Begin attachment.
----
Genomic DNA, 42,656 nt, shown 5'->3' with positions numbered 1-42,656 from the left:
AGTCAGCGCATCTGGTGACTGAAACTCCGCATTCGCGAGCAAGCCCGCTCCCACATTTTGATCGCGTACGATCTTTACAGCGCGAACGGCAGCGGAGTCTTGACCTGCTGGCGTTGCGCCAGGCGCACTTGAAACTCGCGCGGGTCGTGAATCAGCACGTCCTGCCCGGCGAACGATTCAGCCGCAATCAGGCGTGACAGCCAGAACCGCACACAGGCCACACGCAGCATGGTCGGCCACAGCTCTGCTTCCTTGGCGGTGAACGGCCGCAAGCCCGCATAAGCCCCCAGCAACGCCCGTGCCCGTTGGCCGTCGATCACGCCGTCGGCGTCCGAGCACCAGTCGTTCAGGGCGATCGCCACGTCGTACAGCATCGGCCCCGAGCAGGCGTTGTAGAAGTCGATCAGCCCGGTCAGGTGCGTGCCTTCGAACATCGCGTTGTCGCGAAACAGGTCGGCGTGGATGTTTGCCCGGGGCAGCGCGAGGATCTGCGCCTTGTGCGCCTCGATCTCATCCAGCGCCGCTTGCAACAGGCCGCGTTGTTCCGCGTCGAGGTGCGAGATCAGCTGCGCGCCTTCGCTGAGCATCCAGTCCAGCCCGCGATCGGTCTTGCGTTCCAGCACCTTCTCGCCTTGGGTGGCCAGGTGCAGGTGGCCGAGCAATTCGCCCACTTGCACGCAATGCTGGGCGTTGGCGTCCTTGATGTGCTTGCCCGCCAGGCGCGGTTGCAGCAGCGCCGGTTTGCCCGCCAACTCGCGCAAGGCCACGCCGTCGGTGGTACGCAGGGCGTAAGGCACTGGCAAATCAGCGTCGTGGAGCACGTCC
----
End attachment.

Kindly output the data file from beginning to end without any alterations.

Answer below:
Genomic DNA, 42,656 nt, shown 5'->3' with positions numbered 1-42,656 from the left:
AGTCAGCGCATCTGGTGACTGAAACTCCGCATTCGCGAGCAAGCCCGCTCCCACATTTTGATCGCGTACGATCTTTACAGCGCGAACGGCAGCGGAGTCTTGACCTGCTGGCGTTGCGCCAGGCGCACTTGAAACTCGCGCGGGTCGTGAATCAGCACGTCCTGCCCGGCGAACGATTCAGCCGCAATCAGGCGTGACAGCCAGAACCGCACACAGGCCACACGCAGCATGGTCGGCCACAGCTCTGCTTCCTTGGCGGTGAACGGCCGCAAGCCCGCATAAGCCCCCAGCAACGCCCGTGCCCGTTGGCCGTCGATCACGCCGTCGGCGTCCGAGCACCAGTCGTTCAGGGCGATCGCCACGTCGTACAGCATCGGCCCCGAGCAGGCGTTGTAGAAGTCGATCAGCCCGGTCAGGTGCGTGCCTTCGAACATCGCGTTGTCGCGAAACAGGTCGGCGTGGATGTTTGCCCGGGGCAGCGCGAGGATCTGCGCCTTGTGCGCCTCGATCTCATCCAGCGCCGCTTGCAACAGGCCGCGTTGTTCCGCGTCGAGGTGCGAGATCAGCTGCGCGCCTTCGCTGAGCATCCAGTCCAGCCCGCGATCGGTCTTGCGTTCCAGCACCTTCTCGCCTTGGGTGGCCAGGTGCAGGTGGCCGAGCAATTCGCCCACTTGCACGCAATGCTGGGCGTTGGCGTCCTTGATGTGCTTGCCCGCCAGGCGCGGTTGCAGCAGCGCCGGTTTGCCCGCCAACTCGCGCAAGGCCACGCCGTCGGTGGTACGCAGGGCGTAAGGCACTGGCAAATCAGCGTCGTGGAGCACGTCC